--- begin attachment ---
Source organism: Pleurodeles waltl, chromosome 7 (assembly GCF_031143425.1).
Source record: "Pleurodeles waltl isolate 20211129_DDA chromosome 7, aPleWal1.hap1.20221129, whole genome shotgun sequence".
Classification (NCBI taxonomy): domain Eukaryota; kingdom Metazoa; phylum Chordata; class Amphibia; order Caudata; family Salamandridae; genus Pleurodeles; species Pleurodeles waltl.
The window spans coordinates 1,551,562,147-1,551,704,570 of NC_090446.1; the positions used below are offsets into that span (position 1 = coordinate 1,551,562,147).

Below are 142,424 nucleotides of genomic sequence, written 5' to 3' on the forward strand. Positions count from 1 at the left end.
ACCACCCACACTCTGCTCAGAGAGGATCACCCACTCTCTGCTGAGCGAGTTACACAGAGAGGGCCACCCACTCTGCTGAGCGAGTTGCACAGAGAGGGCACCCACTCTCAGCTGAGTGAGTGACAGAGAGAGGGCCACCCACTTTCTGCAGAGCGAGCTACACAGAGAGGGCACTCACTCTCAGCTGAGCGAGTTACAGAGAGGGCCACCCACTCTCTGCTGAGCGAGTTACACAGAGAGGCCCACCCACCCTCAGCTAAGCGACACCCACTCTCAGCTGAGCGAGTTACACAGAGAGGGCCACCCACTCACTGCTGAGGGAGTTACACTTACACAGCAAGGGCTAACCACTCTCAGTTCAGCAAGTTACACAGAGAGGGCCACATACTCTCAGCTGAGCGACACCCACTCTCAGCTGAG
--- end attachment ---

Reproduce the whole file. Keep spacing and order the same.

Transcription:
Source organism: Pleurodeles waltl, chromosome 7 (assembly GCF_031143425.1).
Source record: "Pleurodeles waltl isolate 20211129_DDA chromosome 7, aPleWal1.hap1.20221129, whole genome shotgun sequence".
Classification (NCBI taxonomy): domain Eukaryota; kingdom Metazoa; phylum Chordata; class Amphibia; order Caudata; family Salamandridae; genus Pleurodeles; species Pleurodeles waltl.
The window spans coordinates 1,551,562,147-1,551,704,570 of NC_090446.1; the positions used below are offsets into that span (position 1 = coordinate 1,551,562,147).

Below are 142,424 nucleotides of genomic sequence, written 5' to 3' on the forward strand. Positions count from 1 at the left end.
ACCACCCACACTCTGCTCAGAGAGGATCACCCACTCTCTGCTGAGCGAGTTACACAGAGAGGGCCACCCACTCTGCTGAGCGAGTTGCACAGAGAGGGCACCCACTCTCAGCTGAGTGAGTGACAGAGAGAGGGCCACCCACTTTCTGCAGAGCGAGCTACACAGAGAGGGCACTCACTCTCAGCTGAGCGAGTTACAGAGAGGGCCACCCACTCTCTGCTGAGCGAGTTACACAGAGAGGCCCACCCACCCTCAGCTAAGCGACACCCACTCTCAGCTGAGCGAGTTACACAGAGAGGGCCACCCACTCACTGCTGAGGGAGTTACACTTACACAGCAAGGGCTAACCACTCTCAGTTCAGCAAGTTACACAGAGAGGGCCACATACTCTCAGCTGAGCGACACCCACTCTCAGCTGAG